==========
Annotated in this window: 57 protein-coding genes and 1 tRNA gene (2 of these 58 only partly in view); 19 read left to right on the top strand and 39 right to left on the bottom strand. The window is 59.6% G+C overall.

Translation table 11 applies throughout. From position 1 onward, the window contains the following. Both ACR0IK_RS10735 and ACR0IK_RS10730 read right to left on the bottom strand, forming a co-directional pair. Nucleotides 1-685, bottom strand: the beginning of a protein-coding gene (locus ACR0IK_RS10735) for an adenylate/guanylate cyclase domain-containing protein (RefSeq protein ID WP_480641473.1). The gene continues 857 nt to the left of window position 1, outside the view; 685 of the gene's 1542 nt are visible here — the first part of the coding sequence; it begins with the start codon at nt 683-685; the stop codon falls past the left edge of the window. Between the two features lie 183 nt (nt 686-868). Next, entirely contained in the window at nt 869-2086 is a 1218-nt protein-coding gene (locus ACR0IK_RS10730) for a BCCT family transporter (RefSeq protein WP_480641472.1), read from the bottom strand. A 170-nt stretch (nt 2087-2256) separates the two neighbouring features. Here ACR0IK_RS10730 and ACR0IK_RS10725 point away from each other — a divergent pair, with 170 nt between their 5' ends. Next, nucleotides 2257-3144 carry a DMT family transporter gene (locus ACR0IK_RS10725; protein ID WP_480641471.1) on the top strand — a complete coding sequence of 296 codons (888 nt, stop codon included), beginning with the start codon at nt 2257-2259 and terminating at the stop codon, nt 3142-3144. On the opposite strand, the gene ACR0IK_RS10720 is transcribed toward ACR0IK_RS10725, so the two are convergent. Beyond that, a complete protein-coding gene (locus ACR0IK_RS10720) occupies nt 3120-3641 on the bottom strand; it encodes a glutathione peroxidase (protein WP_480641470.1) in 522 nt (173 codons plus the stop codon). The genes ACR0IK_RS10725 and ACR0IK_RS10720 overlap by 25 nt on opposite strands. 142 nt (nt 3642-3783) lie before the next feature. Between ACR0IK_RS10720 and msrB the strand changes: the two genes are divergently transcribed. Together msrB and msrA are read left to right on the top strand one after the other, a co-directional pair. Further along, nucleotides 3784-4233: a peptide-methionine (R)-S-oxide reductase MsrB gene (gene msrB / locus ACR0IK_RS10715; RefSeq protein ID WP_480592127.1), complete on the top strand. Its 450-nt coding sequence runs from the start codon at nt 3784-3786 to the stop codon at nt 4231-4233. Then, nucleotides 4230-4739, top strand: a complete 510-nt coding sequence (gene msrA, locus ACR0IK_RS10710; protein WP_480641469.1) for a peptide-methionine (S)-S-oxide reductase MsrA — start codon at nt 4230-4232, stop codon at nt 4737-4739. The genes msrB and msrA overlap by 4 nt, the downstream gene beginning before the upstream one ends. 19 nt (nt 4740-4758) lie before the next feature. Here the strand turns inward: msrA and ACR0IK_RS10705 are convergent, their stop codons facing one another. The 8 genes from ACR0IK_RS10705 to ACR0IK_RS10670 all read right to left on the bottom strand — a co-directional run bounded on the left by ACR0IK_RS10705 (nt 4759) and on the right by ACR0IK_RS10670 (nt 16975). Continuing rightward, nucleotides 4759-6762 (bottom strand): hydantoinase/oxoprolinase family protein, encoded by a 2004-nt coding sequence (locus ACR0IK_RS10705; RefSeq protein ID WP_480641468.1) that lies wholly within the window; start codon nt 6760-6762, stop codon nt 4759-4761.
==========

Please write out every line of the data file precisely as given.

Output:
Annotated in this window: 57 protein-coding genes and 1 tRNA gene (2 of these 58 only partly in view); 19 read left to right on the top strand and 39 right to left on the bottom strand. The window is 59.6% G+C overall.

Translation table 11 applies throughout. From position 1 onward, the window contains the following. Both ACR0IK_RS10735 and ACR0IK_RS10730 read right to left on the bottom strand, forming a co-directional pair. Nucleotides 1-685, bottom strand: the beginning of a protein-coding gene (locus ACR0IK_RS10735) for an adenylate/guanylate cyclase domain-containing protein (RefSeq protein ID WP_480641473.1). The gene continues 857 nt to the left of window position 1, outside the view; 685 of the gene's 1542 nt are visible here — the first part of the coding sequence; it begins with the start codon at nt 683-685; the stop codon falls past the left edge of the window. Between the two features lie 183 nt (nt 686-868). Next, entirely contained in the window at nt 869-2086 is a 1218-nt protein-coding gene (locus ACR0IK_RS10730) for a BCCT family transporter (RefSeq protein WP_480641472.1), read from the bottom strand. A 170-nt stretch (nt 2087-2256) separates the two neighbouring features. Here ACR0IK_RS10730 and ACR0IK_RS10725 point away from each other — a divergent pair, with 170 nt between their 5' ends. Next, nucleotides 2257-3144 carry a DMT family transporter gene (locus ACR0IK_RS10725; protein ID WP_480641471.1) on the top strand — a complete coding sequence of 296 codons (888 nt, stop codon included), beginning with the start codon at nt 2257-2259 and terminating at the stop codon, nt 3142-3144. On the opposite strand, the gene ACR0IK_RS10720 is transcribed toward ACR0IK_RS10725, so the two are convergent. Beyond that, a complete protein-coding gene (locus ACR0IK_RS10720) occupies nt 3120-3641 on the bottom strand; it encodes a glutathione peroxidase (protein WP_480641470.1) in 522 nt (173 codons plus the stop codon). The genes ACR0IK_RS10725 and ACR0IK_RS10720 overlap by 25 nt on opposite strands. 142 nt (nt 3642-3783) lie before the next feature. Between ACR0IK_RS10720 and msrB the strand changes: the two genes are divergently transcribed. Together msrB and msrA are read left to right on the top strand one after the other, a co-directional pair. Further along, nucleotides 3784-4233: a peptide-methionine (R)-S-oxide reductase MsrB gene (gene msrB / locus ACR0IK_RS10715; RefSeq protein ID WP_480592127.1), complete on the top strand. Its 450-nt coding sequence runs from the start codon at nt 3784-3786 to the stop codon at nt 4231-4233. Then, nucleotides 4230-4739, top strand: a complete 510-nt coding sequence (gene msrA, locus ACR0IK_RS10710; protein WP_480641469.1) for a peptide-methionine (S)-S-oxide reductase MsrA — start codon at nt 4230-4232, stop codon at nt 4737-4739. The genes msrB and msrA overlap by 4 nt, the downstream gene beginning before the upstream one ends. 19 nt (nt 4740-4758) lie before the next feature. Here the strand turns inward: msrA and ACR0IK_RS10705 are convergent, their stop codons facing one another. The 8 genes from ACR0IK_RS10705 to ACR0IK_RS10670 all read right to left on the bottom strand — a co-directional run bounded on the left by ACR0IK_RS10705 (nt 4759) and on the right by ACR0IK_RS10670 (nt 16975). Continuing rightward, nucleotides 4759-6762 (bottom strand): hydantoinase/oxoprolinase family protein, encoded by a 2004-nt coding sequence (locus ACR0IK_RS10705; RefSeq protein ID WP_480641468.1) that lies wholly within the window; start codon nt 6760-6762, stop codon nt 4759-4761.